Who is going to save the business lunch?


Who is going to save the business lunch?

Who is going to save the business lunch?

Managing Director, Steven Pike, explores the changing lunchtime trends across the hospitality industry.

Despite more than a quarter of workers admitting business lunches are a huge resource for obtaining and retaining clients, the business lunch (in steady decline since the 80s), seems to be gasping its last breath. Nearly half of all workers in the UK are too busy to leave their desk at lunchtime, let alone spend a few hours wining and dining in the middle of the day.

Every measure seems to make clear that the business lunch is on its last legs. The average expenditure has dropped by £6, the average number of drinks has all but halved, and those who do manage to fit in lunches spend less than one hour at the table. The only number that isn’t dropping is the percentage of people who think business lunches are key to a company’s growth – that remains at a substantial 40%.

In contrast, the lunch industry as a whole is growing at a steady rate. Over the last five years, restaurant site numbers have grown by 21.3%, even as pub and bar sites dropped by 9.9%. Research from the Market Growth Monitor suggests that it’s fast-casual brands, the last bastion of the business lunch, who are responsible for this uptick in figures.

The “food-on-the-go” market, characterised largely by quick service and low prices, is also doing well, particularly thanks to the emergence of brands like tossed, itsu, and LEON bringing a fresher, healthier lunch approach to the market. And food-led pubs are outperforming wet-led pubs at all times of day.

With all other lunch trends on the rise, and a large percentage of workers acknowledging the value of a business lunch, it’s difficult to explain the continued fall in business lunch popularity. Often the 2008 credit crunch is blamed for speeding business lunches along the path to oblivion, but the fault can’t be laid here entirely – most performance indicators have returned to, or exceeded, pre-Recession levels.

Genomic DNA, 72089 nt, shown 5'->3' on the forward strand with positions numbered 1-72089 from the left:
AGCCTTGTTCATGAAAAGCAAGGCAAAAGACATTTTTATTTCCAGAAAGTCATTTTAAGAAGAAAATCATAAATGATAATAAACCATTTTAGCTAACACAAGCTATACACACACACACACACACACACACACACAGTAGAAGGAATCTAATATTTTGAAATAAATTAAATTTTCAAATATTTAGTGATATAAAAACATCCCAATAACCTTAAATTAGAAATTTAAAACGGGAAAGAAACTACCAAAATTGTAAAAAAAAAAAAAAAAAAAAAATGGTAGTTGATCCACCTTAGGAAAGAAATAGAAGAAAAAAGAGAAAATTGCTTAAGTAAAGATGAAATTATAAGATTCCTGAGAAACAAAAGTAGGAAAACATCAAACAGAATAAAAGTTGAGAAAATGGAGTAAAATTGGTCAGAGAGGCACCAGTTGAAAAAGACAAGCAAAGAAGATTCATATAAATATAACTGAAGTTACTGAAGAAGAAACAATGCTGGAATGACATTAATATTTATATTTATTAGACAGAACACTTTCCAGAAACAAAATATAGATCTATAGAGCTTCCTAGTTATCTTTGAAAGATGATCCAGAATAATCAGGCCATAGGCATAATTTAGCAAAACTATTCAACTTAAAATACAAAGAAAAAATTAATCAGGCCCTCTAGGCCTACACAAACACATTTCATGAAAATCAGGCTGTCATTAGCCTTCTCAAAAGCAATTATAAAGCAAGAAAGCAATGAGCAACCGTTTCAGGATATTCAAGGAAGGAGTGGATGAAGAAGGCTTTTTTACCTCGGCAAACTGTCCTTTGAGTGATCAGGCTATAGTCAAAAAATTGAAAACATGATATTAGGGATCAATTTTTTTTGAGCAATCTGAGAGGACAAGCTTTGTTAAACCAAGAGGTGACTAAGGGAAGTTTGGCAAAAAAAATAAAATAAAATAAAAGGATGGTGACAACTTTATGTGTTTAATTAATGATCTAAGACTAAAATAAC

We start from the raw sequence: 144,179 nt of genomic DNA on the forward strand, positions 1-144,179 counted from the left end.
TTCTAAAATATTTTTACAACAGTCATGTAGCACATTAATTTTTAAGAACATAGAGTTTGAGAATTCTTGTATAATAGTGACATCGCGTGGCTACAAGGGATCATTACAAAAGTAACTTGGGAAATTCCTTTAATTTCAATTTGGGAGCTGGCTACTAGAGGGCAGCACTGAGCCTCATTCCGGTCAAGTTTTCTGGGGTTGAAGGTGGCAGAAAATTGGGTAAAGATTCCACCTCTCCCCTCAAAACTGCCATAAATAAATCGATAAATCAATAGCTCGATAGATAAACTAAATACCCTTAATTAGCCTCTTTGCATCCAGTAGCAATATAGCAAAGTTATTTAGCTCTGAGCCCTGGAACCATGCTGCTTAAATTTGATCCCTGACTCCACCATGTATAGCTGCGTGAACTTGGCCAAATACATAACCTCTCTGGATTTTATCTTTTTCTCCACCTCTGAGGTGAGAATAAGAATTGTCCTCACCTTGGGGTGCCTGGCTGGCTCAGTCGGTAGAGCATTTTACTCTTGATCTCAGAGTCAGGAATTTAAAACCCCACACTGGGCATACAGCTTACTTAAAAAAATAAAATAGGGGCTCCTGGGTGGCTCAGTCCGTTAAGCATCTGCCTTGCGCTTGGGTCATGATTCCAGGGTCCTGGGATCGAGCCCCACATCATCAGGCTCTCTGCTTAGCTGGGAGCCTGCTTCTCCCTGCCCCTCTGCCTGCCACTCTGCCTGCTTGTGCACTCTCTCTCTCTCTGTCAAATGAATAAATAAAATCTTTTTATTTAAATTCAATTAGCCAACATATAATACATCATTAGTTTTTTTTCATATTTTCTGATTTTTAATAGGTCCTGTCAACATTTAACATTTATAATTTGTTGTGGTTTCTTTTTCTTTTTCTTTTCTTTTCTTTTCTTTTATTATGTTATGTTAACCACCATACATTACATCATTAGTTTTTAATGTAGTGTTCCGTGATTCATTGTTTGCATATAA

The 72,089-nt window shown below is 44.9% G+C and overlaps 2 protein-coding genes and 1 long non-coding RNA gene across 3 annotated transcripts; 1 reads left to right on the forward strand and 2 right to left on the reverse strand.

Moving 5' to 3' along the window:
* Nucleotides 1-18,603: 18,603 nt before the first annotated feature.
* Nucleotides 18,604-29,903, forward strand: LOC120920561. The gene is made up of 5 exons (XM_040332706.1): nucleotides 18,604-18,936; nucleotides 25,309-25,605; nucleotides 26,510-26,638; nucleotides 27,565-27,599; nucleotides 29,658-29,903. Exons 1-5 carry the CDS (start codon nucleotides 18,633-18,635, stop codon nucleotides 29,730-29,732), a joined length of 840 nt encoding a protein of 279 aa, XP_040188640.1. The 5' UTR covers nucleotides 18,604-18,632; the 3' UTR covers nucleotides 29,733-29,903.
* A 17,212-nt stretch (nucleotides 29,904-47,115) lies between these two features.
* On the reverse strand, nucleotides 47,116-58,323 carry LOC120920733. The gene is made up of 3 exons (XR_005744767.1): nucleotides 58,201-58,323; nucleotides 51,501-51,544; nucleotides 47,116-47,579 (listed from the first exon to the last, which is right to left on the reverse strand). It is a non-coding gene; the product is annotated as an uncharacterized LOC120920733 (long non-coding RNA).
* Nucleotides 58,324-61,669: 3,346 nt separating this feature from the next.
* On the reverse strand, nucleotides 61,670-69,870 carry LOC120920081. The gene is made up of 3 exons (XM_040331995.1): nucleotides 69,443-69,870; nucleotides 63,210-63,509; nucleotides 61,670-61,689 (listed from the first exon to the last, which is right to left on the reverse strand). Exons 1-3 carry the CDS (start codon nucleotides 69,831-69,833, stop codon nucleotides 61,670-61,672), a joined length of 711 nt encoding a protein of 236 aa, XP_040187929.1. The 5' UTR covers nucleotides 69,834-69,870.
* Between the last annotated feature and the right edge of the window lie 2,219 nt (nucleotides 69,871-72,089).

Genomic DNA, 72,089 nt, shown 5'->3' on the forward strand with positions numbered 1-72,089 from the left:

What hasn’t been the same since 2008, though, are the workforce generation demographics. 2008 was the year that Millennials, primarily born in the 1990s or later, began to come of age and enter the workforce en masse. Millennial dining habits differ drastically to those of previous generations. As an age group they drink far less than their parents and grandparents, particularly out of the house. Traditional eating habits are being eschewed, as they pass over three square meals a day in favour of frequent, light snacking. Face-to-face meetings are losing ground to the quicker, less personal email. Given all of these factors together, it seems clear that a long business lunch has nothing to offer the Millennial market – and they’re expected to be the workplace majority by 2020.

Yet if Millennials are causing the slow death of the business lunch, they may be its only hope of resuscitation, too. A survey from MCA showed that Millennials are dining out, on average, 28 times per month; three times as often as those over 50. Likewise, the Greene King Leisure Tracker revealed that Millennials are the only generation reporting eating out more frequently now than two years ago. The appetite for restaurants and foodservice remains undiminished.

In addition, flexitime in the workplace is one of the highest priorities for Millennial workers. Unlike the current crop of employees who are too busy to take lunch breaks, Millennials prefer a more elastic working day, which could potentially accommodate longer lunches again. As more and more Millennials enter the workforce and progress through the ranks, their enjoyment of eating out and looser schedules may see a resurgence in business lunches.

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